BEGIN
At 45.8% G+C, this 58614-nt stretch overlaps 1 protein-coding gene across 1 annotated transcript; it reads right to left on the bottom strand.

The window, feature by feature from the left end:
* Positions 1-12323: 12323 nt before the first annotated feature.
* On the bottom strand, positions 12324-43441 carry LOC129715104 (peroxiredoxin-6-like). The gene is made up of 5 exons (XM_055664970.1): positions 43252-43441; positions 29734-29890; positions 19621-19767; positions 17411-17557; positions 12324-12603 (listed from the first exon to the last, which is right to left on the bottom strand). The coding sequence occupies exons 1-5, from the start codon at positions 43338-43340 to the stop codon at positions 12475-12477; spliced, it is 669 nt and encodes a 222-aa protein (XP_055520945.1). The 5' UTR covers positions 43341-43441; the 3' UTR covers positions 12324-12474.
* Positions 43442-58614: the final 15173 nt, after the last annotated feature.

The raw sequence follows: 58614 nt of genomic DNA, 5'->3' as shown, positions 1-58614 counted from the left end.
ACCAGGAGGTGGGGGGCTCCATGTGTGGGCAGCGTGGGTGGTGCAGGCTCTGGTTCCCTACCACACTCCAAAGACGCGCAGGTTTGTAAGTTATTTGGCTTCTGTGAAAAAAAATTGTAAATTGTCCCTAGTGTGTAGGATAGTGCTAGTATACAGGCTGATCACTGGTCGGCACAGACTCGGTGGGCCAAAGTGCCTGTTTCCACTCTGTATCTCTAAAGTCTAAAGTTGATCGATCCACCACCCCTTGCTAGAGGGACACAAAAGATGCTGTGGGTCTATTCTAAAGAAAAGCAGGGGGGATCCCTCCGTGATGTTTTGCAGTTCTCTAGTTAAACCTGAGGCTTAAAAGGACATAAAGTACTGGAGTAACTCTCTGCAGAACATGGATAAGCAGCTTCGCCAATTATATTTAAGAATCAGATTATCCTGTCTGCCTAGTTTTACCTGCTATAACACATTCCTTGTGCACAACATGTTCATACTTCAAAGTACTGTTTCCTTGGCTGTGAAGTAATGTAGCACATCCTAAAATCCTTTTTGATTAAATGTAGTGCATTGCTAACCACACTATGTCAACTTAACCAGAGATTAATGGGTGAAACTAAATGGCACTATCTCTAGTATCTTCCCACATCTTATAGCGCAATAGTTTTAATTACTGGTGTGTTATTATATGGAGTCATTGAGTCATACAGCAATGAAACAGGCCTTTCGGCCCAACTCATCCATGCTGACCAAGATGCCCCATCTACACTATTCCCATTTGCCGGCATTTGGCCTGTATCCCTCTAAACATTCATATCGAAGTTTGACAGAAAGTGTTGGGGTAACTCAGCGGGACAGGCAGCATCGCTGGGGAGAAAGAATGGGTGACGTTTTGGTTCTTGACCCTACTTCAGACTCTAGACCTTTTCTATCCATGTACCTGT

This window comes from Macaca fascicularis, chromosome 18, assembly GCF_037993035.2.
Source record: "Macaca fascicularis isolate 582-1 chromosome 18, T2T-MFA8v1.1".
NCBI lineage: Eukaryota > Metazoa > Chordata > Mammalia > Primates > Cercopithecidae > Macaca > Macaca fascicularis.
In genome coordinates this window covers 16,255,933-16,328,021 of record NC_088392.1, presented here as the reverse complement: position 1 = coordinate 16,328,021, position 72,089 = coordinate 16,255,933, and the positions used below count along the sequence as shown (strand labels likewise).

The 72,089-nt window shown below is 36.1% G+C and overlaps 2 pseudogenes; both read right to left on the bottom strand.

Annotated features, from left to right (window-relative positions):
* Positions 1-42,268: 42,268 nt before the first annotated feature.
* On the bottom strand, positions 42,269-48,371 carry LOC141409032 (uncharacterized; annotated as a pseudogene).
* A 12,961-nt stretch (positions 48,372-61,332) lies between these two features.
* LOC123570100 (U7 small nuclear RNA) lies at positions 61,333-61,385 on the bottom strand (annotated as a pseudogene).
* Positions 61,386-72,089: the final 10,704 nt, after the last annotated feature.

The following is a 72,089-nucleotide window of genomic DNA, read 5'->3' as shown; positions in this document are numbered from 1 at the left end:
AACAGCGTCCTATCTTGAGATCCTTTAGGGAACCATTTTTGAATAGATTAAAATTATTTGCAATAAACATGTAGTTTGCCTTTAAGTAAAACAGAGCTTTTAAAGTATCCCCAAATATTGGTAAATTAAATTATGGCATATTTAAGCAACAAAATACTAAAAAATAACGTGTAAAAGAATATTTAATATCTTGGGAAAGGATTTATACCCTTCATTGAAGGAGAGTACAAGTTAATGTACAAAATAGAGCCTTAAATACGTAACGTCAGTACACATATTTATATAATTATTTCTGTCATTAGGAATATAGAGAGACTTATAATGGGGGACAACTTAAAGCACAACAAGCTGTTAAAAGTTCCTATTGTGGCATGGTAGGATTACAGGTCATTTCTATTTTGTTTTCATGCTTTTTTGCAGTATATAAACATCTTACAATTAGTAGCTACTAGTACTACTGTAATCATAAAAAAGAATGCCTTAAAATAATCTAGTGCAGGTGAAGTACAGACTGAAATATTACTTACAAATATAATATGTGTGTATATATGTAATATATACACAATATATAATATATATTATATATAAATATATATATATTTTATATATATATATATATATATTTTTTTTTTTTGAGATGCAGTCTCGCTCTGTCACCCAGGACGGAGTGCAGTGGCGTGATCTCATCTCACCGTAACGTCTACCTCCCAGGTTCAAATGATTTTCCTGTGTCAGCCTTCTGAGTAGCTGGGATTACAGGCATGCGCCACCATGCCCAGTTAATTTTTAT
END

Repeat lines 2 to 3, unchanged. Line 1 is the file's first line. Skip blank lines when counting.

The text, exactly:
The window, feature by feature from the left end:
* Positions 1-12323: 12323 nt before the first annotated feature.